Difference between revisions of "Sweden L.D.S. Records"
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Finding ancestors in the Swedish L.D.S. records may be an important step in building the family story. L.D.S. records (both membership records and emigration records) may help in finding the place of origin in Sweden or may simply provide interesting facts about the family, their faith, and their courage.
The beginning of the Church of Jesus Christ of Latter-day Saints in Sweden
As early as 1843 at least one Swede had become a member of the Church of Jesus Christ of Latter-day Saints. This was Johan E. Forsgren (later known as John Eric Forsgren). He had joined the Church in Boston, Massachusetts. He joined the body of saints in Nauvoo, later served in the Mormon Battalion and arrived in the Great Basin as early as 1849 being among the first three Scandinavians in the Salt Lake Valley.
In the October 1849 General Conference, a number of missionaries were called to distant lands. Among them were Apostle Erastus Snow and Elder Peter O. Hansen who were called to Denmark with Elder Snow presiding over the Scandinavian mission. . Elder John E. Forsgren petitioned for the opportunity to join in the work. He was called to go to Sweden.
Elder Forsgren finally reached Sweden the summer of 1850. He traveled first to Gävle, his birthplace, to teach his family about the restored Gospel. He hadn’t seen them for 20 years. John found his brother, Peter, seriously ill with tuberculosis. The doctor said nothing could be done for him. Elder Forsgren taught him about the priesthood, anointed him with oil and blessed his brother. Peter was completely healed and on 26 July 1850, Peter was baptized becoming the first Latter-day Saint convert in Sweden and also in the new Scandinavian mission.
Elder Forsgren also baptized his sister a few days later. A number of other people also joined the church before Forsgren was arrested and banished (see Sweden: Religious Tolerance). Elder Forsgren served the rest of his mission in Denmark. In 1853, Anders W. Winberg and others began missionary work again in southern Sweden. Within a short time small branches were established, the first being in Skönabäck, Malmöhus, a large estate situated about 30 miles east of Malmö City and in Skurup Kommun.
Growth of the Church
The growth of the church in Sweden has been slow. In the beginning Swedish born missionaries were arrested at times and missionaries from Utah were driven out. New converts suffered persecution at the hands of some of the clergy, civil authorities, and even from neighbors in the communities. Still the Church grew. Members were encouraged to immigrate to Utah from its beginning up until about 1910. During the years 1850 to 1930, 8,545 members emigrated from Sweden. Membership of well established branches would dwindle due to heavy emigration and inactivity. Some branches would be dissolved and need to be reorganized. Others would combine with another nearby branch. The two world wars also affected the membership. Missionaries from the United States were sent back to the United States for the duration of both wars. Some areas lacked leadership and discontinued having public meetings, but through it all the Church has continued to grow. See FSWiki article: Sweden: L.D.S. Emigration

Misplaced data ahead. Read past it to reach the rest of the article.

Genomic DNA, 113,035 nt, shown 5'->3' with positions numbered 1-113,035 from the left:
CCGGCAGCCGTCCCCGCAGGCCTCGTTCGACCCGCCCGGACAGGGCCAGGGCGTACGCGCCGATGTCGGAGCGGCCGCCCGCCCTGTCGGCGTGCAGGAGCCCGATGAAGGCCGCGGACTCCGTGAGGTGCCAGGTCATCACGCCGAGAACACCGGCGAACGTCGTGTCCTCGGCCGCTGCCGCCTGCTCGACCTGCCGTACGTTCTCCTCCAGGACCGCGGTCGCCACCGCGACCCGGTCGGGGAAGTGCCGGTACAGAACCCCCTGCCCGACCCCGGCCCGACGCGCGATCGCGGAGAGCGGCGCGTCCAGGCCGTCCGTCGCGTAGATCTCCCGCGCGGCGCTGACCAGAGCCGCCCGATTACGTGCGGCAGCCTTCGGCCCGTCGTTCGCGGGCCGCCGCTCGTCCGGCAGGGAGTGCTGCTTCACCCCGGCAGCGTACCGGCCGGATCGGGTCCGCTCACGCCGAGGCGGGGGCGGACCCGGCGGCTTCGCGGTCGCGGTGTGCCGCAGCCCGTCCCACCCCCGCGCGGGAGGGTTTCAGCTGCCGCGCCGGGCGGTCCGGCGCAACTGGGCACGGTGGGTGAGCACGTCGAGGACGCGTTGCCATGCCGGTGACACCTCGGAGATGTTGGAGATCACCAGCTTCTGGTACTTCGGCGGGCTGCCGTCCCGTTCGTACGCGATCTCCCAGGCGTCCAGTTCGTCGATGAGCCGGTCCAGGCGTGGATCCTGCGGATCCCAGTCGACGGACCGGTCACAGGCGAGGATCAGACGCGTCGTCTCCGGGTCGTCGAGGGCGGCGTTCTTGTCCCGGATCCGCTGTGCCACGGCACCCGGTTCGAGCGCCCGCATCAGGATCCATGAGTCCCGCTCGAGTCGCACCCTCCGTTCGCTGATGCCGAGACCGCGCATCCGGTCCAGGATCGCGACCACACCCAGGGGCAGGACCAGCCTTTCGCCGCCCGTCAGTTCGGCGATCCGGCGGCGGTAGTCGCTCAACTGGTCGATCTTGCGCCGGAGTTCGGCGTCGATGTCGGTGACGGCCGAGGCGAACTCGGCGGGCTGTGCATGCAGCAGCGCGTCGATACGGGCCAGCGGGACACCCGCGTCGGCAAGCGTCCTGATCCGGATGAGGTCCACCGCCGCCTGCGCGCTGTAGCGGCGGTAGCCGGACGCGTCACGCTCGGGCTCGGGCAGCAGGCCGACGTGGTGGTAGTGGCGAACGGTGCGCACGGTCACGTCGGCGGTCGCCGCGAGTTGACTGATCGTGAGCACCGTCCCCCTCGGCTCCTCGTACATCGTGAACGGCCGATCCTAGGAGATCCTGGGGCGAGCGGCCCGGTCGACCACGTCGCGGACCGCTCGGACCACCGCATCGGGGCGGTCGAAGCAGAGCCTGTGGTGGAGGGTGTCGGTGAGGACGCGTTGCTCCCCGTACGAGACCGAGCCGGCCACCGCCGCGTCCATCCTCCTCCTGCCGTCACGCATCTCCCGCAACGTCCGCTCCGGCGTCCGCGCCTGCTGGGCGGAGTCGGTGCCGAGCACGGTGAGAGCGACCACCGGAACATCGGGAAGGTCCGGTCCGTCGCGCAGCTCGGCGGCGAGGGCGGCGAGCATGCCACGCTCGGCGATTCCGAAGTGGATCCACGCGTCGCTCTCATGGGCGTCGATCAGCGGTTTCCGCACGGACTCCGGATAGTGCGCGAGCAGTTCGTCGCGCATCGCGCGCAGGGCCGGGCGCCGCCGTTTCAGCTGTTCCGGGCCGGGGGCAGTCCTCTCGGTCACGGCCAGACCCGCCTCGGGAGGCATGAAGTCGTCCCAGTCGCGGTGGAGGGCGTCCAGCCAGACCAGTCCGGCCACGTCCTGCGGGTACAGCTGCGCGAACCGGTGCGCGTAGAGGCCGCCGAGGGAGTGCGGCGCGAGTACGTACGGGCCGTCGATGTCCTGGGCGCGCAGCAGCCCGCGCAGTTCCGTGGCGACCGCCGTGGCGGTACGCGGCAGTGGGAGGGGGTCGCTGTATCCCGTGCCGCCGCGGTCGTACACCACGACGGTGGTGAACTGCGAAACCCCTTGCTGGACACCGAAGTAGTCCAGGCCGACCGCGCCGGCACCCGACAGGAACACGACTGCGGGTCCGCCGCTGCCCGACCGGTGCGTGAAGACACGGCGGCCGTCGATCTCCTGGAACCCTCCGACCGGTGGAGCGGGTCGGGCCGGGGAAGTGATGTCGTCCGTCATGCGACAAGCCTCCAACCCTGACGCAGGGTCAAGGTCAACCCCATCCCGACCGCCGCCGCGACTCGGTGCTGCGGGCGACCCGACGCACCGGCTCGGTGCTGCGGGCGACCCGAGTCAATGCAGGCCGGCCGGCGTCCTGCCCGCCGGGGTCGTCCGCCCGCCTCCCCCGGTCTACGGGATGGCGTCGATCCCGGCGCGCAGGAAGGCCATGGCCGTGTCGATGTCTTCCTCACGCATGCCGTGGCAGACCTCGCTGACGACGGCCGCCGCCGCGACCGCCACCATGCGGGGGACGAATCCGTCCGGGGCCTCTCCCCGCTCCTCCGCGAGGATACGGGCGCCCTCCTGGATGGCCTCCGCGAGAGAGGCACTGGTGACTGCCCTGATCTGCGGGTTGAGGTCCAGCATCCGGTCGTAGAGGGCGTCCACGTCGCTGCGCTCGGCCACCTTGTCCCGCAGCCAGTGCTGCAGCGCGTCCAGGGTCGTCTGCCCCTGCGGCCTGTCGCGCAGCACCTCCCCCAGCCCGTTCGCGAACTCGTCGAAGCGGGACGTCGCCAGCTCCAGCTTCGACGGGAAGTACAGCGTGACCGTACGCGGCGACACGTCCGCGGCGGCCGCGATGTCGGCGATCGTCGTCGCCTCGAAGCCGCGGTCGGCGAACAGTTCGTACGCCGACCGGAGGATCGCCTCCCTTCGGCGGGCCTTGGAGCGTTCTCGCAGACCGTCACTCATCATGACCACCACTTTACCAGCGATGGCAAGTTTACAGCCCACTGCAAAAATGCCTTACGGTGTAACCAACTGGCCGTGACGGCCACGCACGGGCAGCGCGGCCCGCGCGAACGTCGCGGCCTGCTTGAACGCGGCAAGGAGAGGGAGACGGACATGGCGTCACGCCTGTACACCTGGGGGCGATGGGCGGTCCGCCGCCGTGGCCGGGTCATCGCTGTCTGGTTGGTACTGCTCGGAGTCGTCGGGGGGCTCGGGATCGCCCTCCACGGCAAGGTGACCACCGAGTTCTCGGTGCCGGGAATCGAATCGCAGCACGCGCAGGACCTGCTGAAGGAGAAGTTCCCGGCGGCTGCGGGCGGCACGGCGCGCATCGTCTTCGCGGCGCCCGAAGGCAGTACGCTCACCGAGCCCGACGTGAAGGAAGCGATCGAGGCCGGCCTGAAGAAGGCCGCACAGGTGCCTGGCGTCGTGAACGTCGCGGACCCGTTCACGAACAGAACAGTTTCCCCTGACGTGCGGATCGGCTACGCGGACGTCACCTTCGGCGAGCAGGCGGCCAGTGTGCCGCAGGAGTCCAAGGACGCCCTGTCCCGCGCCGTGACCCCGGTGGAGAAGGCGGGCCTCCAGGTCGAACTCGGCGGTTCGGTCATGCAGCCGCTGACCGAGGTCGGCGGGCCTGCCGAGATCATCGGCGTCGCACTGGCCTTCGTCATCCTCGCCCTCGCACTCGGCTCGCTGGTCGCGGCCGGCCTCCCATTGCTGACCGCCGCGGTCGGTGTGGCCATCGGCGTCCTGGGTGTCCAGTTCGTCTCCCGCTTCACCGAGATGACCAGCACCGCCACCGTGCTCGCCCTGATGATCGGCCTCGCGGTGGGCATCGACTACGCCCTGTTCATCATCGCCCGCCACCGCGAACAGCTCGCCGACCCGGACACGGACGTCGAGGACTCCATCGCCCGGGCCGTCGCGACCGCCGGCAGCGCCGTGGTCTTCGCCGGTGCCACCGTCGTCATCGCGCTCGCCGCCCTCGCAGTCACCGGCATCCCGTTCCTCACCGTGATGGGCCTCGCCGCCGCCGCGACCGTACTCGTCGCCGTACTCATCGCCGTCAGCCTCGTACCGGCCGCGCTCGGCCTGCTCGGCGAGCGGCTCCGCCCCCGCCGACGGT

The Church Today
The Church of Jesus Christ of Latter-day Saints in the year 2002 reached a membership of 8,678 (according to the 2008 Church Almanac) in Sweden. At that time Sweden was composed of 4 stakes Göteborg, Malmö, Stockholm, and Stockholm South and has multiple wards and branches throughout the country. There is one temple in Västerhaninge, just south of Stockholm City.
See FSWiki article: Sweden: Timeline of the L.D.S. Church
L.D.S. Record Sources
- Scandinavian L.D.S. Mission Index
- Records of Members, 1852 - 1951
- Records of deceased members of the Scandinavian Mission up to March 1, 1895.
- Early Church Information File
- Sweden: L.D.S. Branches and Wards
- Sweden: L.D.S. Conferences, Districts, and Stakes
- Emigration from the Scandinavian Mission, 1852-1866
- Emigration from the Scandinavian Mission, 1867-1881
The L.D.S. records from when the mission opened in 1850 up to about 1870 are known to be incomplete. This is most likely due to the challenges of establishing a non-Lutheran religion at that time. By law the Swedish State Church was the official record keeper of births, marriages, and deaths. Look for your ancestors birth, marriage, or death in the parish records where they resided at the time of the event.
1. Jenson, Andrew. History of the Scandinavian Mission. Deseret News Press, Salt Lake City. Utah. 1927.
2. Höglund, Inger and Johansson, Caj-Aage. Steg I Tro., Jesu Kristi Kyrka av Sist Dagars Heliga: Italy. 2000.
3. Anderson, Shauna C.; Manness, Ruth Ellen; Black, Susan Easton. Passport to Paradise. Genealogical Services, Utah. 2000.
4. Church Almanac 2008.